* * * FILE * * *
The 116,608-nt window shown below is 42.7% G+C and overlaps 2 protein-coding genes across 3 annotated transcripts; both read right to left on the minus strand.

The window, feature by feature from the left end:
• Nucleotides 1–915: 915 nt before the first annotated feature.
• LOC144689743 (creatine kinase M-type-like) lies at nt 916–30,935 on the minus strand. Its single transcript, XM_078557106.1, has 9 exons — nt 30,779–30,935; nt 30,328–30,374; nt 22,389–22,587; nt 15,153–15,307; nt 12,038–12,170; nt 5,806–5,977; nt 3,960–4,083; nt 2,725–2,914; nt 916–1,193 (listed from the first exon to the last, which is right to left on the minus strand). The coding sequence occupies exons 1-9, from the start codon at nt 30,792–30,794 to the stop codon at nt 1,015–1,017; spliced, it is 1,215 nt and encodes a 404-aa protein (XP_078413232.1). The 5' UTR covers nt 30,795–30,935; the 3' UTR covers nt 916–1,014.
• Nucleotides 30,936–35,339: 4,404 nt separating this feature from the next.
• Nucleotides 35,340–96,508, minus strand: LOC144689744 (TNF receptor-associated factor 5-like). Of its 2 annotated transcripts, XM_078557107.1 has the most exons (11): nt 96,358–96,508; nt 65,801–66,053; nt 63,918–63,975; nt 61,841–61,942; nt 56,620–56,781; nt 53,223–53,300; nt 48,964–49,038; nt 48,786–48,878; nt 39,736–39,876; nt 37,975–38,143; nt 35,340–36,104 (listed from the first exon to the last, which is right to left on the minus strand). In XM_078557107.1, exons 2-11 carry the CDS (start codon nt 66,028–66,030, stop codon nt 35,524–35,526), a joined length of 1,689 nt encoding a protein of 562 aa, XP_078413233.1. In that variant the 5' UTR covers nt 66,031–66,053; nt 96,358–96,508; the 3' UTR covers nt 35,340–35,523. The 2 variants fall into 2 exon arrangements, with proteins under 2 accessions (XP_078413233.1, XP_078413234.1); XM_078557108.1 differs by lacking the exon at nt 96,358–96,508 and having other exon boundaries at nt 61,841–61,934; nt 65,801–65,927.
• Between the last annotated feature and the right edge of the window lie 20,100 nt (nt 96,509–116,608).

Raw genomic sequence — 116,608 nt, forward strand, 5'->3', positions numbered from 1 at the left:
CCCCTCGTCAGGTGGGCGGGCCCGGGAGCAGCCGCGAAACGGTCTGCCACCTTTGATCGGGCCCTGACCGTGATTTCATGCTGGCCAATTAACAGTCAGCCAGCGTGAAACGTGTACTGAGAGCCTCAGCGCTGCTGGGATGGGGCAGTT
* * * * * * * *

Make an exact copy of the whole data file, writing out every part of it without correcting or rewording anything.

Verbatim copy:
The 116,608-nt window shown below is 42.7% G+C and overlaps 2 protein-coding genes across 3 annotated transcripts; both read right to left on the minus strand.

The window, feature by feature from the left end:
• Nucleotides 1–915: 915 nt before the first annotated feature.
• LOC144689743 (creatine kinase M-type-like) lies at nt 916–30,935 on the minus strand. Its single transcript, XM_078557106.1, has 9 exons — nt 30,779–30,935; nt 30,328–30,374; nt 22,389–22,587; nt 15,153–15,307; nt 12,038–12,170; nt 5,806–5,977; nt 3,960–4,083; nt 2,725–2,914; nt 916–1,193 (listed from the first exon to the last, which is right to left on the minus strand). The coding sequence occupies exons 1-9, from the start codon at nt 30,792–30,794 to the stop codon at nt 1,015–1,017; spliced, it is 1,215 nt and encodes a 404-aa protein (XP_078413232.1). The 5' UTR covers nt 30,795–30,935; the 3' UTR covers nt 916–1,014.
• Nucleotides 30,936–35,339: 4,404 nt separating this feature from the next.
• Nucleotides 35,340–96,508, minus strand: LOC144689744 (TNF receptor-associated factor 5-like). Of its 2 annotated transcripts, XM_078557107.1 has the most exons (11): nt 96,358–96,508; nt 65,801–66,053; nt 63,918–63,975; nt 61,841–61,942; nt 56,620–56,781; nt 53,223–53,300; nt 48,964–49,038; nt 48,786–48,878; nt 39,736–39,876; nt 37,975–38,143; nt 35,340–36,104 (listed from the first exon to the last, which is right to left on the minus strand). In XM_078557107.1, exons 2-11 carry the CDS (start codon nt 66,028–66,030, stop codon nt 35,524–35,526), a joined length of 1,689 nt encoding a protein of 562 aa, XP_078413233.1. In that variant the 5' UTR covers nt 66,031–66,053; nt 96,358–96,508; the 3' UTR covers nt 35,340–35,523. The 2 variants fall into 2 exon arrangements, with proteins under 2 accessions (XP_078413233.1, XP_078413234.1); XM_078557108.1 differs by lacking the exon at nt 96,358–96,508 and having other exon boundaries at nt 61,841–61,934; nt 65,801–65,927.
• Between the last annotated feature and the right edge of the window lie 20,100 nt (nt 96,509–116,608).

Raw genomic sequence — 116,608 nt, forward strand, 5'->3', positions numbered from 1 at the left:
CCCCTCGTCAGGTGGGCGGGCCCGGGAGCAGCCGCGAAACGGTCTGCCACCTTTGATCGGGCCCTGACCGTGATTTCATGCTGGCCAATTAACAGTCAGCCAGCGTGAAACGTGTACTGAGAGCCTCAGCGCTGCTGGGATGGGGCAGTT